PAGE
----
28th Sunday Reflection
The saga of Genesis relates the journey of our ancestors into moral awareness and embarrassment at their nakedness. Their endeavours to clothe themselves with leaves does not suffice and it is God who provides clothing for these ancestors. This is embedded in our universal psyche recurring in dreams as we relive this embarrassment by appearing naked, or only partially clothed in public… yet…
Our beloved seraphic St Francis stripped himself naked, renounced his hereditary rights, and gave his fine clothes back to his astonished earthly father. Thereafter Francis dressed himself in a simple flaxen tunic tied at the waist with a cord. Francis solemnised his “wedding” with his beloved spouse, the Lady Poverty, under whose name he surrendered all worldly goods, honours, and privileges.
At his death, St Francis would again solemnise the final sanctification of that union, stripped naked and laid upon Mother Earth in total trust of Jesus’ promise to draw his followers into perfect union with himself. Saint Francis saw Sister Death as a natural part of life through which we transition to continue our life with God. Are As he lay dying, Francis told his followers, “I have done what was mine to do, may Christ now teach you what you are to do.”
Marriage and death become our most pertinent teachers here. Each of these are instances of ‘dying to the other’, luminal moments of letting go, doorways of transition and transformation into humility.
Today we give thanks for the invitation to become a part of God’s kingdom as members of the beloved community. As in each Eucharistic celebration, we begin by acknowledging that it is not by our own merit or good deeds that we enter, but only through God’s grace and being clothed by the righteousness of Jesus.
Humility as a virtue sounds so abstract, but the reality is as concrete as it gets: when we become more humble, we become more like Jesus, who described Himself this way: “The Son of Man did not come to be served, but to serve, and to give his life as a ransom for many”.
We are the people of the beloved community invited as Christians to assemble and to celebrate in a spirit of joyful and thankful encounters. As on a wedding day, our clothes are chosen carefully to reflect the importance of the day in your lives.
St Paul gives us some guidance as to the clothes that we should wear.
- We are called to clothe ourselves in Humility. This one is essential. Pride ruins a community. Pride makes us selfish. It keeps you from owning up to your own mistakes. It makes me say, “I’m better than you”.
- Be clothed in Christ. This begins and ends with our identity as people whose primary allegiance is to Christ.
- Then we are to put on Compassion. Literally, a heart of pity. Compassion is an inner attitude we have to each other; a fullness of tender caring for and about the other’s vulnerabilities and strengths which will overflow into how you treat each other, in public and in private.
- Put on Kindness, seeking always the good of the other as we deal with each other’s weaknesses and sore spots.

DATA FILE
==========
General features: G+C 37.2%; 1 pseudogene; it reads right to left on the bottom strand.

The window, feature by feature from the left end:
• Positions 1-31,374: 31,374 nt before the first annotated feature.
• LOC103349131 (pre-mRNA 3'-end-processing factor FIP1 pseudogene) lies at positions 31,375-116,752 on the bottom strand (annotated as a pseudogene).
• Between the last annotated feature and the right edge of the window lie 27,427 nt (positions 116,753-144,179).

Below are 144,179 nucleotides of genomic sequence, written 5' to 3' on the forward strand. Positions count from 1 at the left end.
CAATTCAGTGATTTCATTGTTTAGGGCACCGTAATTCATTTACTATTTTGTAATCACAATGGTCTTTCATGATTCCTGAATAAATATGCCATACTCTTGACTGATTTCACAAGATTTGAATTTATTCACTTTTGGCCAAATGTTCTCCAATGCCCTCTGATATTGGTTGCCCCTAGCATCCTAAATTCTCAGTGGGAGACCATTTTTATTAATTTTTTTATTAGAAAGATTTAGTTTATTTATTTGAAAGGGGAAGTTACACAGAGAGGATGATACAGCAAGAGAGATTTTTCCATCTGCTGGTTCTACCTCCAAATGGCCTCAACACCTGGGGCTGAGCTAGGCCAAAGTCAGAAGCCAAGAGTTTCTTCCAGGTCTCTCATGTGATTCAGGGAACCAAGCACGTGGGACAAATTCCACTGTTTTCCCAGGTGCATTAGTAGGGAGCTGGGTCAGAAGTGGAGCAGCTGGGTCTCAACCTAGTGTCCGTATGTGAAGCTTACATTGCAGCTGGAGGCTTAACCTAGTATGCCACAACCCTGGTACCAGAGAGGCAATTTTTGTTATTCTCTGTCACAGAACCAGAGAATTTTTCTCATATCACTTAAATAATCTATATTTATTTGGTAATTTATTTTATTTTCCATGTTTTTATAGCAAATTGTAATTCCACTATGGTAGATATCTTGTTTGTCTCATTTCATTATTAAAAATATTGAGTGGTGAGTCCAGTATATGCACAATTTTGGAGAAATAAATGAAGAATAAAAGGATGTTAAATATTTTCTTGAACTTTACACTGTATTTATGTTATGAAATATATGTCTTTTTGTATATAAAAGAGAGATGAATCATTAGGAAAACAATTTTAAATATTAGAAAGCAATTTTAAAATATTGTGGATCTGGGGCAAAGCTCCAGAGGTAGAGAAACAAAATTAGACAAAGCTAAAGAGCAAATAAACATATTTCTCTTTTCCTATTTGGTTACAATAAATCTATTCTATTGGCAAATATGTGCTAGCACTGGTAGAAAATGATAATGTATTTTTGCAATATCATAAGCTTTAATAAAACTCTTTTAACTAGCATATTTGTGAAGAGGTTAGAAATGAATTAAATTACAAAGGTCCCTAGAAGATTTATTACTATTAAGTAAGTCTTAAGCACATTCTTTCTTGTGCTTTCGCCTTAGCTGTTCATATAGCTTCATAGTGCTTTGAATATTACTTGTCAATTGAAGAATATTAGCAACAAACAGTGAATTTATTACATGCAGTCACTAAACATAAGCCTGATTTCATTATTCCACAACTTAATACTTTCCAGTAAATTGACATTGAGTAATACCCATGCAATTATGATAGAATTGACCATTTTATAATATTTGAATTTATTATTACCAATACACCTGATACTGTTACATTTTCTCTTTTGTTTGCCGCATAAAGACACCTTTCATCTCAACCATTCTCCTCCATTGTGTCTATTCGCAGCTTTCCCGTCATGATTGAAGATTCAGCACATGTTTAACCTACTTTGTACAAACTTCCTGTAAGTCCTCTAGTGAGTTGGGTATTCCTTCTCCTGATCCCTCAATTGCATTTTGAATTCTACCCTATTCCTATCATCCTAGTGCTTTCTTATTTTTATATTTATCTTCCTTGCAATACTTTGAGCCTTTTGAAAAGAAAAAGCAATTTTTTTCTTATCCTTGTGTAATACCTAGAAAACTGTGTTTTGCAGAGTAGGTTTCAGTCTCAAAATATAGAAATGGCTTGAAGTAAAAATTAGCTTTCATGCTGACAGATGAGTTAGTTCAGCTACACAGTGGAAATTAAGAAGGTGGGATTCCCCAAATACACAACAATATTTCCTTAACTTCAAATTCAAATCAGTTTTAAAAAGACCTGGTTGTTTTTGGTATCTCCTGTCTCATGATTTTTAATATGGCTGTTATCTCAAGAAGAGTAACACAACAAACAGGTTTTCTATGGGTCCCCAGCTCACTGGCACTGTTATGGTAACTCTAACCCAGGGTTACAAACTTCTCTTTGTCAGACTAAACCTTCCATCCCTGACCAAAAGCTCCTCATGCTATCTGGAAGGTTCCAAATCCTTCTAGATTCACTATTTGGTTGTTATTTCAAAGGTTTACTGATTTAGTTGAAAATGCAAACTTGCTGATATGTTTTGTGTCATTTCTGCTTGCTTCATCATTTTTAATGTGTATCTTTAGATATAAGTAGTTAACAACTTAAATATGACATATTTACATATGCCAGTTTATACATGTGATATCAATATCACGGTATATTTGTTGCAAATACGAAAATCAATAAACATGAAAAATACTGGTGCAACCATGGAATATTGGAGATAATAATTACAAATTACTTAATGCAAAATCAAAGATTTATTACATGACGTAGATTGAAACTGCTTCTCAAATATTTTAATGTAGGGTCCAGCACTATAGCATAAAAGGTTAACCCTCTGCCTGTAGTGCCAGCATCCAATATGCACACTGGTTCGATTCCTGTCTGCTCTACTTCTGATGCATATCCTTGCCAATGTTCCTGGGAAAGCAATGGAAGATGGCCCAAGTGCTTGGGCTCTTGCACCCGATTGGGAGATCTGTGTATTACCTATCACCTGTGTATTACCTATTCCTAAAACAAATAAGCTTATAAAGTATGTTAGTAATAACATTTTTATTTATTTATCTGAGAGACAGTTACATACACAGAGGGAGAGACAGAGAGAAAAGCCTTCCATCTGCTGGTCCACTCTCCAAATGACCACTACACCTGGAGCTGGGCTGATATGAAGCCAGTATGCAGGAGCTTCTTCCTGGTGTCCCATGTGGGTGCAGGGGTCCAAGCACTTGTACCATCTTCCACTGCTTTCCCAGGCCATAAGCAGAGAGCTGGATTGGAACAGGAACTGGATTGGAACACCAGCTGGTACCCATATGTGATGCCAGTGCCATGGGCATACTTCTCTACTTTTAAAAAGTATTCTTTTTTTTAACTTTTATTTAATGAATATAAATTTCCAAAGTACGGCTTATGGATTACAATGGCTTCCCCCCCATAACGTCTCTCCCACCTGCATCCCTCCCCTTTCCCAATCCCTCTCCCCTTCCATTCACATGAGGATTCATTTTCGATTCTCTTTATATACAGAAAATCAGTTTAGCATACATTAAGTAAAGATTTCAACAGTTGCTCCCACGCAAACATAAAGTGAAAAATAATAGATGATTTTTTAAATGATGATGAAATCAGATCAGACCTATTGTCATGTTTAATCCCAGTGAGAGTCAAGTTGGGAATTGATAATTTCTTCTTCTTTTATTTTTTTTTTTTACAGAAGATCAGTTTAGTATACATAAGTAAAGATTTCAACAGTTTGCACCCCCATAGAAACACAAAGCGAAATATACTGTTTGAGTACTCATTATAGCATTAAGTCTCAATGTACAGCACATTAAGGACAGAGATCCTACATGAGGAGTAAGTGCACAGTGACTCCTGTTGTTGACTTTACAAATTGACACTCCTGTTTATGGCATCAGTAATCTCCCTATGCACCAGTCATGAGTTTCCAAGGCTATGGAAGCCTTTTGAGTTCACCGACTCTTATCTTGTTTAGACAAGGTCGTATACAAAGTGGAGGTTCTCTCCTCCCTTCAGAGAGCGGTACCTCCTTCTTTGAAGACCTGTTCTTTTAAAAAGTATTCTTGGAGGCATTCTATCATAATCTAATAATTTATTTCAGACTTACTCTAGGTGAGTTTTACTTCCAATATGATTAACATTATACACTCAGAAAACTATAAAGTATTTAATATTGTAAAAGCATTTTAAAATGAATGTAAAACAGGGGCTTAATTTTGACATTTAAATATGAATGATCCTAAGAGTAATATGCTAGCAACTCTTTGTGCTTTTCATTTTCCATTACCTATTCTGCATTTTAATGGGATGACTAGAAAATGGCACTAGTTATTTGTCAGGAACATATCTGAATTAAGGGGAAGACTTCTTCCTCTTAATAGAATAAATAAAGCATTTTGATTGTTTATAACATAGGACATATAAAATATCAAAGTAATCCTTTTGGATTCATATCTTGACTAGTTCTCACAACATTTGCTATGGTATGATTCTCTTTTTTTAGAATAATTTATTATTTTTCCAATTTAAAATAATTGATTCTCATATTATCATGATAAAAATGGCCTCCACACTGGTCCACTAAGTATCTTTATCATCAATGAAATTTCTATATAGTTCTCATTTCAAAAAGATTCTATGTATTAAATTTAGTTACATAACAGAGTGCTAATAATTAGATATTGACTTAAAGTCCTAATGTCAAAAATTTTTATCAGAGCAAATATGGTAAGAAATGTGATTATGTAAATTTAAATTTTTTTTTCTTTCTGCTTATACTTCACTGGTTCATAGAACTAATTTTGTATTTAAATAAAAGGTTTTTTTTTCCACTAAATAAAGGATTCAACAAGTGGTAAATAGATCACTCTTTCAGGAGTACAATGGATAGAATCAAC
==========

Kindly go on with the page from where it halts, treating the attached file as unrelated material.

- Encounter with the other also requires respect. When we are disrespectful, disdainful of the opinions of others, of others’ time, gifts or space, we subvert God’s gifts to the other. When I gossip, steal or abuse the other’s property; not only am I disrespectful but I become that wicked servant who is envious of God’s gift to others.
- The clothing of obedience, of submission; to place our work and our mission below that of the Father’s calling. We are to work in ways that support and build up the Body of the Church here in our beloved community with devotion and steadfast, loyal commitment. Caring for each other, building each other up, and sending each other out, stronger, more equipped by our love.
- When we put on the clothes of gentleness, the other can take off the self-defensive armour. And when that happens, trust can thrive, and intimacy can reside.
- Patience; You cannot expect perfection from each other. Each one of us is flawed, each one of us has weaknesses; each one of us can mess up, and be stubborn, and drive each other crazy.
- And, over all these virtues, above all else, put on love. Love keeps our communion; our beloved community being real rather than a pretence.
The greater picture of love is found in the cross. Christ showed his love, by dying for the church; and he calls out through the pages of scripture, through the scripture that should dwell in your hearts richly, love one another, like this.
And… Let the peace of Christ rule in your hearts, since as members of one body you were called to peace… peace is more than the absence of war…biblically… peace, shalom, is a sense of blessedness. It is the right ordering of the world. It is the way things should be.
Let the peace of Christ that passes all understanding, that calmness, that contentment that comes from him, rule in your lives. Let the peace of Christ rule in your hearts, since as members of one body you were called to peace… And be thankful.
Gratitude; Be thankful in the good times, and in the bad. Be thankful that whatever you face, you have each other, and God. And whatever you do, whether in word or deed, do it all in the name of the Lord Jesus, giving thanks to God through him.
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